What is the difference between Canon's black inks?

  • My Canon MP560 printer requires one PGI-220BK black cartridge and one CLI-221BK black cartridge (which is a part of a CMYK bunch). What is the difference between the two?

  • jrista

    jrista Correct answer

    10 years ago

    The difference is in the kind of ink particle...the dye or pigment. In your case, PGI-* are pigment inks, and CLI-* are dye (ChromaLife 100 year) inks.

    Dye inks use dye particles, which are soluble substances. Dye particles tend to be smaller than pigments, lay flatter on the surface of papers, and are often a bit more vibrant in the way they reflect light (which can actually be a detriment, rather than a bonus, when trying to print color-accurate photos.) Dye inks tend to do quite well on glossy papers and do not usually exhibit gloss differential. Dyes, as they are soluble, tend to have shorter lifetimes.

    Pigment inks use pigment particles, which are insoluble substances simply suspended in solution. Pigment particles are larger, and can often lay unevenly on paper. Pigment inks can also exhibit certain effects such as metamerism, bronzing and gloss differential, however these days pigment inks are highly advanced, and such problems are mitigated to their minimums. Pigments also tend to be more controllable than dyes, and an extensive range of pigment inks is available for high quality pigment-based ink jet printers. Gamut and overall color quality that can be achieved by full pigment ink printers is second to none these days. Pigments, being non-soluble (and given their significant technological advances over the recent years), tend to have significantly longer lifetimes than dye inks.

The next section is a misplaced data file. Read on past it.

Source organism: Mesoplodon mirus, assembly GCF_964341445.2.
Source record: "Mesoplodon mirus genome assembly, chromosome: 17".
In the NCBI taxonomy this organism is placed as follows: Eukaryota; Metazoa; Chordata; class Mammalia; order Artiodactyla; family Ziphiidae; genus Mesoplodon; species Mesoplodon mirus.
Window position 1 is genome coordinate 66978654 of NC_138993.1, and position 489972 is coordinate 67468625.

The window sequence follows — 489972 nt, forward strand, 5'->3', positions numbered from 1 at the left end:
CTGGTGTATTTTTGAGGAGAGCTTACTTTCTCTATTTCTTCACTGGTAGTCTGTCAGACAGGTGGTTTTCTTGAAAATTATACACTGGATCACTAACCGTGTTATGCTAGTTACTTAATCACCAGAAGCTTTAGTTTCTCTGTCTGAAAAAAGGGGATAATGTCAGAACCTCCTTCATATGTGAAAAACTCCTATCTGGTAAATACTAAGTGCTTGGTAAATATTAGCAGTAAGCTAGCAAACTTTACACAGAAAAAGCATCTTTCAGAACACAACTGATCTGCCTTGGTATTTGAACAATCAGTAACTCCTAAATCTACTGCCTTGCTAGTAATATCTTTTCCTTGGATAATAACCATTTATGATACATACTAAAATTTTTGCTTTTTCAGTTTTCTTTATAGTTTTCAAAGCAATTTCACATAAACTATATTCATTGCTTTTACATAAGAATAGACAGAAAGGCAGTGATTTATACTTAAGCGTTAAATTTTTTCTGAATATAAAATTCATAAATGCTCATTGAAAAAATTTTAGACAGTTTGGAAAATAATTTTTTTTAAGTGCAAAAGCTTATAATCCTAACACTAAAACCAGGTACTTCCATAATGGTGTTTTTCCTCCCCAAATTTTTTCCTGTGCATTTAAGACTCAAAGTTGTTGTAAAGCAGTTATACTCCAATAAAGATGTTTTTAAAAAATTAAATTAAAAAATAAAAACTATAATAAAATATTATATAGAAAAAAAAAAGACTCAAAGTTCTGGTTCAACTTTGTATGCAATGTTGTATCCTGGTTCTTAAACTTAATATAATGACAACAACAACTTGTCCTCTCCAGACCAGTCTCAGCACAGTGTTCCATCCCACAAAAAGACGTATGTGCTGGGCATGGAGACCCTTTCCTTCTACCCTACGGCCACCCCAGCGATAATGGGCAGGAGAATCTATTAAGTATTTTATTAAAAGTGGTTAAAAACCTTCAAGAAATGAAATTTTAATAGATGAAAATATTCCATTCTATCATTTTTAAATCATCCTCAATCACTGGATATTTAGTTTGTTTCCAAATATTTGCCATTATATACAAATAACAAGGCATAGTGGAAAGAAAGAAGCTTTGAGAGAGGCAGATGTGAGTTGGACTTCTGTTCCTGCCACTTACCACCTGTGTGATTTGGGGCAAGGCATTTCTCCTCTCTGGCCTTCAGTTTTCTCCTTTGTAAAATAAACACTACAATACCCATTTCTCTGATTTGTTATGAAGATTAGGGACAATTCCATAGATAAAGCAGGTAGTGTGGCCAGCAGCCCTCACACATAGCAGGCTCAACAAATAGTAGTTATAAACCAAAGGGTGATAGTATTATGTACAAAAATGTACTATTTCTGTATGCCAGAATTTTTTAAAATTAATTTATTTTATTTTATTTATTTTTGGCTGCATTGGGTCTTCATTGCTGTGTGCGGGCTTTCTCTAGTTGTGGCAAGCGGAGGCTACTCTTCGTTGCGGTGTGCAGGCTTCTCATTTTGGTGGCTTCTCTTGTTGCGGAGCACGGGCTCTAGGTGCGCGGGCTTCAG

The particular printer you have is not really known as a high quality photographic printer in the grand scheme of things. It probably has a pigment black ink to improve the permanence of text printouts, and possibly to support matte papers better (which have a tendency to absorb dye inks a bit too much, washing out the color.) The dye is probably used to support gloss better, as pigment ink usually causes a gloss differential...if pigment black is used on gloss with the dye colors, it usually leaves quite noticeable gloss differential for all the black (text, lines, etc.)

    Thanks for the thorough explanation. As my printer driver does not let me directly choose the ink used, I guess the choice is made based on the basic settings of 'document' or 'photo' and the choice of paper.

    @ysap: It should be selected by media type. I have a Canon iP4500 which also uses both dye and pigment black inks. I believe that selecting a matte paper uses pigment ink, and glossy paper uses dye ink. Generally, you shouldn't worry about it...the printer will use the most appropriate ink automatically, so long as you choose the right settings for the kind of paper you are printing on.

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